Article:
George Clooney: Deal with South Sudan now, not later

CNN – George Clooney is warning the world that it is better for international leaders to end the civil war raging in South Sudan now before it gets worse.

Clooney, an outspoken humanitarian and Democrat, told CNN’s Jake Tapper Monday that people should not think of the oil-rich country, which forces aligned with its two leaders have been been engaged in retaliatory fighting in the years after it gained independence in 2011 , as just “another corrupt government.”

“The reality is if South Sudan is a failed state, we’ve seen what influences take over in a failed state, and it’s never good,” Clooney said. “And that’s something we’ll have to deal with for generations, if we don’t deal with it now. Now, it’s easy. It’ll be a lot harder in the years to come.”

On Monday the organization Clooney co-founded, The Sentry, published a two-year investigation following the finances of South Sudan’s top leaders, a report which Clooney called “explosive”.

“We have these guys nailed,” Clooney told Tapper. “We realized that if you can’t really shame the bad guys then what you can do is follow the money and perhaps shame the people who are hiding it.”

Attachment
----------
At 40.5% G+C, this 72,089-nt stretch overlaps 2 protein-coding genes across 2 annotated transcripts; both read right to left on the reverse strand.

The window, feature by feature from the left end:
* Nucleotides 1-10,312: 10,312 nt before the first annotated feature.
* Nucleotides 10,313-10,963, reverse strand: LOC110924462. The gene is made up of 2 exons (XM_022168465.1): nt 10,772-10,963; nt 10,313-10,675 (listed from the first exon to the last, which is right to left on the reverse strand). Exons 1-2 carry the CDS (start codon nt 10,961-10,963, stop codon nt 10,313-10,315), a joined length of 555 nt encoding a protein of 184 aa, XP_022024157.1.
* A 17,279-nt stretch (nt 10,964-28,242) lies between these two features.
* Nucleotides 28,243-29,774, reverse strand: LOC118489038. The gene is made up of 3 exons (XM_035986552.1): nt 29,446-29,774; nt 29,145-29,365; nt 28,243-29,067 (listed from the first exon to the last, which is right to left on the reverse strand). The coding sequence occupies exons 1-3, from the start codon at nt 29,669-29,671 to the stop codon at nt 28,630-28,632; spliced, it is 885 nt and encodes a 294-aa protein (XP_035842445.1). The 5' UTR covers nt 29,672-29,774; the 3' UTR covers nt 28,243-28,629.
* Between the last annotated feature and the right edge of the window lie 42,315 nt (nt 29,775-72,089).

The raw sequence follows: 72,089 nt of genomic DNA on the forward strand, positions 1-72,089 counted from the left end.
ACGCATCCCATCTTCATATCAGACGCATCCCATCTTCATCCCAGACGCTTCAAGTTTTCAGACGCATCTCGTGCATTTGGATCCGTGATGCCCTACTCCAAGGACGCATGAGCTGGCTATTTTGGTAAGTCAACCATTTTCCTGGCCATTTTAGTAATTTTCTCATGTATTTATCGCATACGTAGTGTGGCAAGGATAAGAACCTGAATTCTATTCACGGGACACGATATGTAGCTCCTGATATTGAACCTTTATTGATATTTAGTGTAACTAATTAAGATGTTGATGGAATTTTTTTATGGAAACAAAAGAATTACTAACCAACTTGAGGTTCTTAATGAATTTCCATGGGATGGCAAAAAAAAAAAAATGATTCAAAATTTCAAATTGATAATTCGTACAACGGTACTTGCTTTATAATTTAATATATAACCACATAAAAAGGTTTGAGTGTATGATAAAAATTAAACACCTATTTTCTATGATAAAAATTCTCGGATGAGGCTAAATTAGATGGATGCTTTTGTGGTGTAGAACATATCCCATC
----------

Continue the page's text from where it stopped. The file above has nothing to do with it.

The report found that despite a civil war which claimed tens of thousands of lives and displaced millions, the top leaders of South Sudan, including President Salva Kiir, his former vice president Riek Machar, and other top leaders have benefited off of the instability and violence.

According to the investigation, leaders have amassed huge fortunes, with high-end foreign real estate, luxury cars, and lucrative commercial ventures, often with the assistance of international banks, lawyers, and arms brokers.

The world’s youngest nation, South Sudan gained its independence from Sudan in 2011, but within a few years had slid into a civil war between President Salva Kiir, an ethnic Dinka, and his then-Vice President Riek Machar, an ethnic Nuer.

A peace agreement signed in 2015 between the two leaders calmed the violence. However clashes resumed on July 8 of this year, with around 300 people killed.

Nearly 122,000 refugees have fled South Sudan since this latest fighting, adding to the more than 2.5 million people who have been displaced since 2013, according to the UN’s refugee agency UNHCR. Both sides of the conflict have been accused atrocities, which include the use of rape as a weapon of war, attacks on civilians, and the recruitment of child soldiers.

South Sudan’s government agreed to the deployment of an additional 4,000 peacekeepers on behalf of the United Nations Security Council in August, adding to the 12,000 peacekeepers already stationed in the country.

Clooney said that wasn’t enough by itself.

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